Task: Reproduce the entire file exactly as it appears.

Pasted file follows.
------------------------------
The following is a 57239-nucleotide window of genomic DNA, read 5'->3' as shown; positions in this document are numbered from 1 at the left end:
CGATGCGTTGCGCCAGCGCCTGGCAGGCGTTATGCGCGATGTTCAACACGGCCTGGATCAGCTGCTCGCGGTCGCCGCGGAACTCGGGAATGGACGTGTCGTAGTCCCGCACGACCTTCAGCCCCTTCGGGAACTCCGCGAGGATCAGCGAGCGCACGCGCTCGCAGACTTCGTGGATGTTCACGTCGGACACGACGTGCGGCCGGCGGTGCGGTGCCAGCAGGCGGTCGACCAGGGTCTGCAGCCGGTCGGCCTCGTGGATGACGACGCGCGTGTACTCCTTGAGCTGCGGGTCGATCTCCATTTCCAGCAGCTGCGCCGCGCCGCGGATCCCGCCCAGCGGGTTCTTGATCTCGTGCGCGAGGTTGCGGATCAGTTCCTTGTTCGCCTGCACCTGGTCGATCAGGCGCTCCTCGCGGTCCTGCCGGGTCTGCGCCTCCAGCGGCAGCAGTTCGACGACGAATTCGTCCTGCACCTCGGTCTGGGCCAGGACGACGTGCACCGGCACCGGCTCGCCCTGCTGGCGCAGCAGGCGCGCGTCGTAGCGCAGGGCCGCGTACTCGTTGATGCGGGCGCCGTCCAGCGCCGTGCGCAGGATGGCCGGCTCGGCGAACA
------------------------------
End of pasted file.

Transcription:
The following is a 57239-nucleotide window of genomic DNA, read 5'->3' as shown; positions in this document are numbered from 1 at the left end:
CGATGCGTTGCGCCAGCGCCTGGCAGGCGTTATGCGCGATGTTCAACACGGCCTGGATCAGCTGCTCGCGGTCGCCGCGGAACTCGGGAATGGACGTGTCGTAGTCCCGCACGACCTTCAGCCCCTTCGGGAACTCCGCGAGGATCAGCGAGCGCACGCGCTCGCAGACTTCGTGGATGTTCACGTCGGACACGACGTGCGGCCGGCGGTGCGGTGCCAGCAGGCGGTCGACCAGGGTCTGCAGCCGGTCGGCCTCGTGGATGACGACGCGCGTGTACTCCTTGAGCTGCGGGTCGATCTCCATTTCCAGCAGCTGCGCCGCGCCGCGGATCCCGCCCAGCGGGTTCTTGATCTCGTGCGCGAGGTTGCGGATCAGTTCCTTGTTCGCCTGCACCTGGTCGATCAGGCGCTCCTCGCGGTCCTGCCGGGTCTGCGCCTCCAGCGGCAGCAGTTCGACGACGAATTCGTCCTGCACCTCGGTCTGGGCCAGGACGACGTGCACCGGCACCGGCTCGCCCTGCTGGCGCAGCAGGCGCGCGTCGTAGCGCAGGGCCGCGTACTCGTTGATGCGGGCGCCGTCCAGCGCCGTGCGCAGGATGGCCGGCTCGGCGAACA